so they alway lunge on their phone when it rings in an effort to beat it.
They're never fast enough, and spend the first 30 seconds of the
conversation apologising, while the modem auto-ranges, and they
earnestly promise that they'll have their secretary call IBM Technical
Support to have the problem rectified.
Power Users panic when they lose those dumb keyboard templates that
come with programs like Turd Perfect (which are too brain-dead to have
a decent user interface). They invariably mix up the templates when
switching between programs.
Power Users have problems with Windows, when they have two or more
applications running, but room for only one keyboard template.
Power Users buy those dumb mice that have a nearly full ASCII keyboard
built-in to them ("Swiss Army Mouse (tm)").
Power Users believe computer salesmen.
Power Users will buy ANY program that makes wild promises on the box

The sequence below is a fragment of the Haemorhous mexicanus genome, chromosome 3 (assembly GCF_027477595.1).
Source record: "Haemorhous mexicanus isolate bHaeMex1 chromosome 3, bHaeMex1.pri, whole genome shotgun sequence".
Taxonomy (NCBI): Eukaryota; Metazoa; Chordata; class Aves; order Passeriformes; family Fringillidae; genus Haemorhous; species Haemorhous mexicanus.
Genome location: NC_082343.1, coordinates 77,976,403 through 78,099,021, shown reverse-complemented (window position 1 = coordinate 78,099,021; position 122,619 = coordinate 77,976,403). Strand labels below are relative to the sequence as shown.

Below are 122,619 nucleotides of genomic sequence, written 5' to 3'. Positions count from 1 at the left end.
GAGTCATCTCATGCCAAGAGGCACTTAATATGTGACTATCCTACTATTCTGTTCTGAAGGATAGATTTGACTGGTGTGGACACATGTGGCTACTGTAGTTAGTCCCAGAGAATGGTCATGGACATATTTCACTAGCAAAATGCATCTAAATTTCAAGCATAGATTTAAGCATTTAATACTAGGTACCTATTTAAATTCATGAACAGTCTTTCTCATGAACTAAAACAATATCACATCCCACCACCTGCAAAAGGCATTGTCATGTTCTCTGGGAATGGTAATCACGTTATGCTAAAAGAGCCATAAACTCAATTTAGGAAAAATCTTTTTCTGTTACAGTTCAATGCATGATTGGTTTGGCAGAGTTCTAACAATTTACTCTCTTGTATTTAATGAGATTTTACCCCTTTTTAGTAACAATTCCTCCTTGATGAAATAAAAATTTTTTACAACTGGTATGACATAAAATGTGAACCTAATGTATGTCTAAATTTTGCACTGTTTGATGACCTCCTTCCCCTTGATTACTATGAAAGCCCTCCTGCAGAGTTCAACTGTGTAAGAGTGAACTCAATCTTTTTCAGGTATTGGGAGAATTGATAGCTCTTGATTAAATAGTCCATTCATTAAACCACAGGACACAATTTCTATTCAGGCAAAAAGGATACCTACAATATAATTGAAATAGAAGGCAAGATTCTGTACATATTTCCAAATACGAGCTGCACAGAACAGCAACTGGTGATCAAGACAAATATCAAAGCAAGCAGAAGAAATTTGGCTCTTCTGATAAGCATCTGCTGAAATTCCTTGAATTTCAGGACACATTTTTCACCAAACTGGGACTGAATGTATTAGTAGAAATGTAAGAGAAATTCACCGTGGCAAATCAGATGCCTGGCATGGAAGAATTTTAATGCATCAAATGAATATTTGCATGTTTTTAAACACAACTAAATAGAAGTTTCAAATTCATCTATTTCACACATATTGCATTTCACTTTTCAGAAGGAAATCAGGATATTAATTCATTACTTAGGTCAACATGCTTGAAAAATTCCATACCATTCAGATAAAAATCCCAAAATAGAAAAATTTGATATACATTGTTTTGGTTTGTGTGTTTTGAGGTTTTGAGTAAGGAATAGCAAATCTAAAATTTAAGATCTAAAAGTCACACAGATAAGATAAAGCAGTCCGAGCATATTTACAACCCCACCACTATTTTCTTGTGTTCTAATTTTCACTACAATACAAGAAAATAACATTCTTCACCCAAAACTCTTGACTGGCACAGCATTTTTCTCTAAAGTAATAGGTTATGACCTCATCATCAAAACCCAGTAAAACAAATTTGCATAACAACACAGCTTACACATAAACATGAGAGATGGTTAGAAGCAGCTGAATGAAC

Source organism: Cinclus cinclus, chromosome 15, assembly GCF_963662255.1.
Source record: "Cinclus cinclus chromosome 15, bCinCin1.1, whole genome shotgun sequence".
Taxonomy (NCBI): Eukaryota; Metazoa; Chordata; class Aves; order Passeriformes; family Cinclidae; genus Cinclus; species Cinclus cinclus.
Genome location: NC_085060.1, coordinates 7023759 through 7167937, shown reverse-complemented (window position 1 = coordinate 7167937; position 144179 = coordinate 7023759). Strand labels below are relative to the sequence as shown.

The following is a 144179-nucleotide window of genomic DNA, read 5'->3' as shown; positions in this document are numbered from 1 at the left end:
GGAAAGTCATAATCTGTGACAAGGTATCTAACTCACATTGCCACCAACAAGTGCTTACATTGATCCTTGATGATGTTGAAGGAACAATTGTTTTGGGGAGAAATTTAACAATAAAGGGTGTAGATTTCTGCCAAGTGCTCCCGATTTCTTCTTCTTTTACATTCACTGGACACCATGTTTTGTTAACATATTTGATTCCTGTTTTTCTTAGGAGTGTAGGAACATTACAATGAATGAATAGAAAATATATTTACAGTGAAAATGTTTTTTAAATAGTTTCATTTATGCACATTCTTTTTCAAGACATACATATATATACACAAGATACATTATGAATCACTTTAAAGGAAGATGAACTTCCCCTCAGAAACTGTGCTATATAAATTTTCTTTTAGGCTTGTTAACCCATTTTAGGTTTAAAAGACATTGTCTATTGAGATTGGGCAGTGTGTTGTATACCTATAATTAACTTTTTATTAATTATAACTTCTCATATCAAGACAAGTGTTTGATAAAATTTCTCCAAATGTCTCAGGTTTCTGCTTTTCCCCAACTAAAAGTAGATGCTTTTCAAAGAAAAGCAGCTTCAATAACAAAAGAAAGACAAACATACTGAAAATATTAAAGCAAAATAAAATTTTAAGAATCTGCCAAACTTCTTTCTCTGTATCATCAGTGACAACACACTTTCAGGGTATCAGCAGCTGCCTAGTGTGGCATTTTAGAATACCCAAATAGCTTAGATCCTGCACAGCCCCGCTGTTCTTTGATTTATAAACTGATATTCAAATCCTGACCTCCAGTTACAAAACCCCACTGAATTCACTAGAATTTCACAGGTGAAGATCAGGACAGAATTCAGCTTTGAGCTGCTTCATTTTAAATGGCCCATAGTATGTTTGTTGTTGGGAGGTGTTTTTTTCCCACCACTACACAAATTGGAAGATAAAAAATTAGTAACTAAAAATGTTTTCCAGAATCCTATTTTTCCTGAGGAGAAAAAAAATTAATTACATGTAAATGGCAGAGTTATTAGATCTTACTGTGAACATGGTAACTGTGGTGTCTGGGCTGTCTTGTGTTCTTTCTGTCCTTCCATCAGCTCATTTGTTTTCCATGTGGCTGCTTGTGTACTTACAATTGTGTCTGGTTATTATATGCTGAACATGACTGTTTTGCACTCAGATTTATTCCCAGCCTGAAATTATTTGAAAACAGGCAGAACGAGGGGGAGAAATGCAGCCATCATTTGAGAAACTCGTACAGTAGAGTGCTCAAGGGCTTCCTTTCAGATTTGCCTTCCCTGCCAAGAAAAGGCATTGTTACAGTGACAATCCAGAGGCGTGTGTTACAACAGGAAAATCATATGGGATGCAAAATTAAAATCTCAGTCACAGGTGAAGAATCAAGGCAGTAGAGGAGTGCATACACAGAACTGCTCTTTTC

about increasing productivity. These boxes always look impressive on
the bookshelf, beside the "Power User" books and course notes.
Power Users use MicroJerk ProjectMeister to schedule their wife's
pregnancy, and get confused when they can't work out how to assign
tasks and set milestones. They try to persuade the obstetrician to
induce labour when she's late.
Power Users unreservedly believe their MicroJerk ProjectMeister when
it says the project will be complete at 5pm on the last Friday in
September next year, but eighteen months later, they won't believe the
Real Programmer who says it'll be done "Real Soon Now (tm)".
Power Users believe the ads for 4GLs and Application Generator
packages, and think that in two weeks they'll be able to fire all
their Real Programmers. (Ha ha ha... remember "The Last One"?)